DUBAI, (Reuters) – Bahrain’s Gulf Finance House (GFH) said it was close to setting up a $326 million unit in Syria as the Islamic investment bank looks to boost revenues in a relatively untapped banking market.
Shares in GFH were unchanged on the Bahrain stock exchange on Sunday. In Kuwait, the shares were 1.4 percent higher.
Syria Finance House, with a capital of 15 billion Syrian pounds ($326 million), would be GFH’s first expansion with the potential to bring additional fee income in about a year.
GFH and other financial institutions will fund 60 percent of the new bank, while 10 percent will come from local investors. The remaining 30 percent will be offered to the public, GFH said in a statement, adding the venture was still awaiting central bank approval.
“Islamic commercial and investment banking in Syria promises great potential for growth with a significant demand for Islamic financial services and low penetration,” said Group Chief Executive Ted Pretty.
GFH, which was hard-hit by a property crash in the Gulf Arab region, escaped default on a $300 million loan in February by striking an eleventh-hour deal to roll over one third of the debt by six months.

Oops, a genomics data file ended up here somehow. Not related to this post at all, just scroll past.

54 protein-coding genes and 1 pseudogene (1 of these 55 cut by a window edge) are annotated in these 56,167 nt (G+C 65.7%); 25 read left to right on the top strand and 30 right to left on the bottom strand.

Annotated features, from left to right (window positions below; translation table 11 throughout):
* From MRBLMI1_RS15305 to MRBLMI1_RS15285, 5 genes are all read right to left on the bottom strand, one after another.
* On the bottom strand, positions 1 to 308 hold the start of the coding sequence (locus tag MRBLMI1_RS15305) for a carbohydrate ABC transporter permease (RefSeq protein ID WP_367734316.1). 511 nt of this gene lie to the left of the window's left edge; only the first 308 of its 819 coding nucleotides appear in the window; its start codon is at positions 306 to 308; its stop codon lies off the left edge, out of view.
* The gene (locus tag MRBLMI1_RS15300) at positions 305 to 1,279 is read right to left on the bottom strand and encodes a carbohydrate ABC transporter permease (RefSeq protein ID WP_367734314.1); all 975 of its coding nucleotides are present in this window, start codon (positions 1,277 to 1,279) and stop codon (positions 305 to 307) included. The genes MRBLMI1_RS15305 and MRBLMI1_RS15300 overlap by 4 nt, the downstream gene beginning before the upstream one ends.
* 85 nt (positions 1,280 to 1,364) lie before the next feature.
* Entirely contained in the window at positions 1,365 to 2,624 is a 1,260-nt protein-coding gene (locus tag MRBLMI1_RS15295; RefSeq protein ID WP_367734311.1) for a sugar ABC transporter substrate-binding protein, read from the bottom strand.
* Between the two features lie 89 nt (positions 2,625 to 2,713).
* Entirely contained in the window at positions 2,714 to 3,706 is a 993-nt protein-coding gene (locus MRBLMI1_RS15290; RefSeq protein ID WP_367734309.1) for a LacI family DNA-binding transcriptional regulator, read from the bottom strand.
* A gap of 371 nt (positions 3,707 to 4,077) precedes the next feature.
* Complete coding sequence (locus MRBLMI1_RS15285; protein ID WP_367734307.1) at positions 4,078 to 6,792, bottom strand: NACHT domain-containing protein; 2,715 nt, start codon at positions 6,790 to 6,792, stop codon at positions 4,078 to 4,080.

Seven years ago, Syria relinquished its monopoly of the banking sector which was nationalised along with much of the rest of the economy after the ruling Baath Party took power in 1963.
Around 13 privately held commercial banks now operate in the country alongside six government banks which still have a dominant share of the assets.
GFH is the latest among a raft of firms from the Gulf and Egypt to focus on Syria. Egyptian investment bank HC Securities and Investment received permission in February to open an office in the country.
GFH plans to raise $250 million through asset sales in the first quarter of 2010, and has shed jobs in a bid to cut costs.